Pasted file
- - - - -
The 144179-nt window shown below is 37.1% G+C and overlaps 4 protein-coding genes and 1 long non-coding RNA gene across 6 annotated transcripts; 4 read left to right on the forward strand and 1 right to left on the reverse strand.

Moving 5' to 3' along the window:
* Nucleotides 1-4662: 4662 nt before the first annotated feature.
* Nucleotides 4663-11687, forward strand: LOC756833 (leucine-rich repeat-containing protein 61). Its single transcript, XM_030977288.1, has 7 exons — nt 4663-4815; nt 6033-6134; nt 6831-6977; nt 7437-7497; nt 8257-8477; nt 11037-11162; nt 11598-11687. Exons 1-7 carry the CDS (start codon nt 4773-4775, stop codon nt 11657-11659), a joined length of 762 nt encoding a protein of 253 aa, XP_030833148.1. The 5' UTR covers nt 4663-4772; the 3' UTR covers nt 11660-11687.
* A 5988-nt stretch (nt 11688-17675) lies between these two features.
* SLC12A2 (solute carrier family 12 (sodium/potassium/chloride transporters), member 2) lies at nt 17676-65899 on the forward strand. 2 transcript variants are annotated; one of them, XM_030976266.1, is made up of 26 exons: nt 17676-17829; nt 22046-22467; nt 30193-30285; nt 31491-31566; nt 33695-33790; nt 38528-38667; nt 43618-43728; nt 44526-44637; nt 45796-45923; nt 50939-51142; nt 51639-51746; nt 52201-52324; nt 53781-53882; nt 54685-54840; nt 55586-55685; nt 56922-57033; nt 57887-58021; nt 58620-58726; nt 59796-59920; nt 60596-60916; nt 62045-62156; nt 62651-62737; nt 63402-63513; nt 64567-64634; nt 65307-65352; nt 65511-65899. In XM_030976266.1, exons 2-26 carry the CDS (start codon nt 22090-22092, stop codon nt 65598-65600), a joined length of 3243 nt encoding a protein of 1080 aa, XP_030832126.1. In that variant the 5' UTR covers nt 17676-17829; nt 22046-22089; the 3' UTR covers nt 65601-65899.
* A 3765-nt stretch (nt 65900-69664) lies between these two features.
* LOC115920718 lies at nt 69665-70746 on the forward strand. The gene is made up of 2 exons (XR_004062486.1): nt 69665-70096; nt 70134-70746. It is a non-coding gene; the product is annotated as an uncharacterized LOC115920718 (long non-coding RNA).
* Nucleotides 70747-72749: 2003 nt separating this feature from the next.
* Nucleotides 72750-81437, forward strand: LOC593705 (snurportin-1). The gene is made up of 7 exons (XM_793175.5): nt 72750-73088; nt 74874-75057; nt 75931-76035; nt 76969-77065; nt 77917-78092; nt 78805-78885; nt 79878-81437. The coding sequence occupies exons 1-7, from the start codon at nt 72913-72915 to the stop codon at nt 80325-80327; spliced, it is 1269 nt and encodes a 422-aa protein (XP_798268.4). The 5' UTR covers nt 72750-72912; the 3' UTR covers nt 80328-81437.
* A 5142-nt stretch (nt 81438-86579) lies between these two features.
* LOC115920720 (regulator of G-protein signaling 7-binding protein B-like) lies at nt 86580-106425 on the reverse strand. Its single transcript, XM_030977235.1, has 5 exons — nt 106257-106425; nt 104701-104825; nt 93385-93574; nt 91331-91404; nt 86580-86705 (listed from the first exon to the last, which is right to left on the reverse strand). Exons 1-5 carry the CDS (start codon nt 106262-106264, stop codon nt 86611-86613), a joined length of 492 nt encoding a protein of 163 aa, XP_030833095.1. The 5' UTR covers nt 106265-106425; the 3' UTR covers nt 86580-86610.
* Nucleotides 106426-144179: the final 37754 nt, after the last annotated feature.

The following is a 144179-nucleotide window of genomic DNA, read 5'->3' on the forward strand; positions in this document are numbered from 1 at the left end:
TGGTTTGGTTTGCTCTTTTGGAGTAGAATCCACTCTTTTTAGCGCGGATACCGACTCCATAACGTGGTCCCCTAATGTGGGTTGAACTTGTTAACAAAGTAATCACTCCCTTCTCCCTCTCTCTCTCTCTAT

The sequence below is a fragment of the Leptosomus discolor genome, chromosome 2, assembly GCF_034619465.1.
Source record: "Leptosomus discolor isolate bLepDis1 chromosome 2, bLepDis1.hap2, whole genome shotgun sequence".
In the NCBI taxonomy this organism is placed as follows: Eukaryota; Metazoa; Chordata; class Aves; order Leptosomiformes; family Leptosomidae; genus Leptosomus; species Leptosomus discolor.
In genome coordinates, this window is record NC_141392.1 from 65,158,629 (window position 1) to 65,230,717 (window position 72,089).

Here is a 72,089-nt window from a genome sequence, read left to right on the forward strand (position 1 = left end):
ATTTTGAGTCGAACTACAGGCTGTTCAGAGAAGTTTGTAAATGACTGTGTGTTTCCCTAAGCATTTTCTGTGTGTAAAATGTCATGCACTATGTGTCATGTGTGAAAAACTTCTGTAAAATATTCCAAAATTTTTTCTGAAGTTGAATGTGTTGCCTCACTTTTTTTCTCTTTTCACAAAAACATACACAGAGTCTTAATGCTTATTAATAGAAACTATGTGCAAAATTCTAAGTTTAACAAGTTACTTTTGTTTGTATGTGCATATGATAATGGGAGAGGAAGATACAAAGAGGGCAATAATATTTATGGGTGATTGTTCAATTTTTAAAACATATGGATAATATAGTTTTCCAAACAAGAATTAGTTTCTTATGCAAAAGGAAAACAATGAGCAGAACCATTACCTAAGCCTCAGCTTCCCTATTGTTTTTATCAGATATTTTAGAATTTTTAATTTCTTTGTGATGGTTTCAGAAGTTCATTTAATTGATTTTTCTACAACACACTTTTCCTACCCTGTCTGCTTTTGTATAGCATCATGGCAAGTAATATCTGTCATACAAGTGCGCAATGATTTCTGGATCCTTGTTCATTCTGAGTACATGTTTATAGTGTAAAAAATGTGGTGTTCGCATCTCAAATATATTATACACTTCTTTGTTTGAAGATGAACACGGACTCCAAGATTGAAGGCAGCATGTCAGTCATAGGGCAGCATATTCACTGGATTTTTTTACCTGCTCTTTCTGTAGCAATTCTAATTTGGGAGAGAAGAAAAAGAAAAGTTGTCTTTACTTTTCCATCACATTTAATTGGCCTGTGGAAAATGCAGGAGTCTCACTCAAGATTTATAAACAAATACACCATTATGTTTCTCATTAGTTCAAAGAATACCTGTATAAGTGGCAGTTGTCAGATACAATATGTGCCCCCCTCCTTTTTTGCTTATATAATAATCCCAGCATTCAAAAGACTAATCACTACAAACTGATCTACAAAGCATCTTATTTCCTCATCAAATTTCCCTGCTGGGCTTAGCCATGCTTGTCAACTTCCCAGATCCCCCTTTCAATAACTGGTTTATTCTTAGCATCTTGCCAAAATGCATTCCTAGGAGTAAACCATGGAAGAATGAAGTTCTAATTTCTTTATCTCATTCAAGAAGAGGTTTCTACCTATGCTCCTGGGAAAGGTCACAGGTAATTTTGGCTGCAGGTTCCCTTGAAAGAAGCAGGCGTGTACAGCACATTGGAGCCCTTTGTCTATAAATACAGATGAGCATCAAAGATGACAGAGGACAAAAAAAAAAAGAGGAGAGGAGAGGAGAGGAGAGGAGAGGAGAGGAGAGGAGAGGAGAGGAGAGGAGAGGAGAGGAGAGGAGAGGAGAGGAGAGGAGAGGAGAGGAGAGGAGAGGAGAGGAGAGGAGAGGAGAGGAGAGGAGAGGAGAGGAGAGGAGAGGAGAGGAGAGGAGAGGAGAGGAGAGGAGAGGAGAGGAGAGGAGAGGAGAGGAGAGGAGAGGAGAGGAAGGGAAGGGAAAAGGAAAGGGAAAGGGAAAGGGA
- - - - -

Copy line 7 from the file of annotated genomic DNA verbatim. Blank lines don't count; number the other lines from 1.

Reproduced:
* A 3765-nt stretch (nt 65900-69664) lies between these two features.